Presented in part at the Trilogical Society Combined Sections Meeting, January 26-28, 2012. Miami Beach, Florida.
Article first published online: 10 SEP 2012
Copyright © 2012 The American Laryngological, Rhinological, and Otological Society, Inc.
Volume 122, Issue 11, pages 2592–2599, November 2012
How to Cite
Borek, R. C., Thaler, E. R., Kim, C., Jackson, N., Mandel, J. E. and Schwab, R. J. (2012), Quantitative airway analysis during drug-induced sleep endoscopy for evaluation of sleep apnea. The Laryngoscope, 122: 2592–2599. doi: 10.1002/lary.23553
The authors have no funding, financial relationships, or conflicts of interest to disclose.
- Issue published online: 25 OCT 2012
- Article first published online: 10 SEP 2012
- Manuscript Accepted: 7 JUN 2012
- Manuscript Revised: 3 MAY 2012
- Manuscript Received: 12 JAN 2012
- Obstructive sleep apnea;
- drug-induced sleep endoscopy;
- quantitative analysis;
- sleep nasendoscopy;
- upper airway collapse;
- Level of Evidence: 4
To quantitatively measure changes in airway caliber at multiple anatomical levels during drug-induced sleep endoscopy (DISE) for evaluation of sleep apnea. We hypothesize that patients undergoing DISE will show: 1) collapse at multiple upper airway regions (retropalatal, retroglossal, and retroepiglottic), with greater collapse in the retropalatal region; and 2) greater anterior-posterior dimensional narrowing than the lateral.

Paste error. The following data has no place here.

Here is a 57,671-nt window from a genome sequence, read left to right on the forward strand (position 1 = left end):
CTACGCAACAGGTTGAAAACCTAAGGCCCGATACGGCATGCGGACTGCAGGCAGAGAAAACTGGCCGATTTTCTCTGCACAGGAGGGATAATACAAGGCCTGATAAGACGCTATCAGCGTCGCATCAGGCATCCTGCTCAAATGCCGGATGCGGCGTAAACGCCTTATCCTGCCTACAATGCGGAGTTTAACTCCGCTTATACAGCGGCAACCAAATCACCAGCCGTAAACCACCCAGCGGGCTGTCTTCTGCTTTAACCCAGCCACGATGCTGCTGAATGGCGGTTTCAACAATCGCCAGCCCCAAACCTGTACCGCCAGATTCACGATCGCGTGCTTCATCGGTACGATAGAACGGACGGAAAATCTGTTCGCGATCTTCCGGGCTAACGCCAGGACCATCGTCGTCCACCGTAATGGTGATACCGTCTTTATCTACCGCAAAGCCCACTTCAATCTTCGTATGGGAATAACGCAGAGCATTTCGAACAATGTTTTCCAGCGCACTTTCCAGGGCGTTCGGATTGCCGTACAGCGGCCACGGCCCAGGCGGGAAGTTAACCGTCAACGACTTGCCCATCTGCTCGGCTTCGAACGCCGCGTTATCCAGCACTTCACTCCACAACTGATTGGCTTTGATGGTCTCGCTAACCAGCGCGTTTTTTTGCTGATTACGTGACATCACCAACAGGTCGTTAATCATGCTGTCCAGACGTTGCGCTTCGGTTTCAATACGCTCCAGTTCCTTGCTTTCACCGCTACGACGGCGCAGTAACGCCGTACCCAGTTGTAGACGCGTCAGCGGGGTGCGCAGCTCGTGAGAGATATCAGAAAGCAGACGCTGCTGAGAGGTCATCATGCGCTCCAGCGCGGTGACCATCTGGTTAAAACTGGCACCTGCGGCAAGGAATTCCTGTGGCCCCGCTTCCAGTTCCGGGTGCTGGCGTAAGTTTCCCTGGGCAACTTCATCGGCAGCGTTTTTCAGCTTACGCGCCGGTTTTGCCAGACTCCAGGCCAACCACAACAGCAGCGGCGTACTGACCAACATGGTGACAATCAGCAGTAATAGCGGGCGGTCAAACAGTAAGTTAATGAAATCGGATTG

Patients underwent DISE employing propofol as part of a nonrandomized prospective trial assessing candidacy for transoral robotic surgery intervention for sleep apnea. Images of the retropalatal, retroglossal, and retroepiglottic regions were captured during an initial period of light sedation and again in a period of deep sedation. Images were analyzed using software to measure the percent change in regional airway measurements as a result of DISE.
Thirty-seven sleep endoscopy videos were analyzed from patients with obstructive sleep apnea (apnea-hypopnea index: 42.9 ± 27.0 events/hour). Analyzable images were in the retropalatal (n = 24), retroglossal (n = 27), and retroepiglottic (n = 29) regions. The patients demonstrated mean reductions in airway area in the retropalatal (84.1 ± 18.7%), retroglossal (39.3 ± 37.5%), and retroepiglottic region (44.6 ± 42.8%). No statistically significant differences were found between lateral and anterior-posterior airway dimensional changes.
Patients undergoing DISE had significant reductions in airway area at multiple regions under deep sedation with propofol. We conclude that collapse in the retropalatal region is greater than the hypopharyngeal region. This method can be used to quantitatively measure DISE upper airway changes, which could potentially be used as a means for understanding surgical outcomes in patients with sleep apnea. Laryngoscope, 2012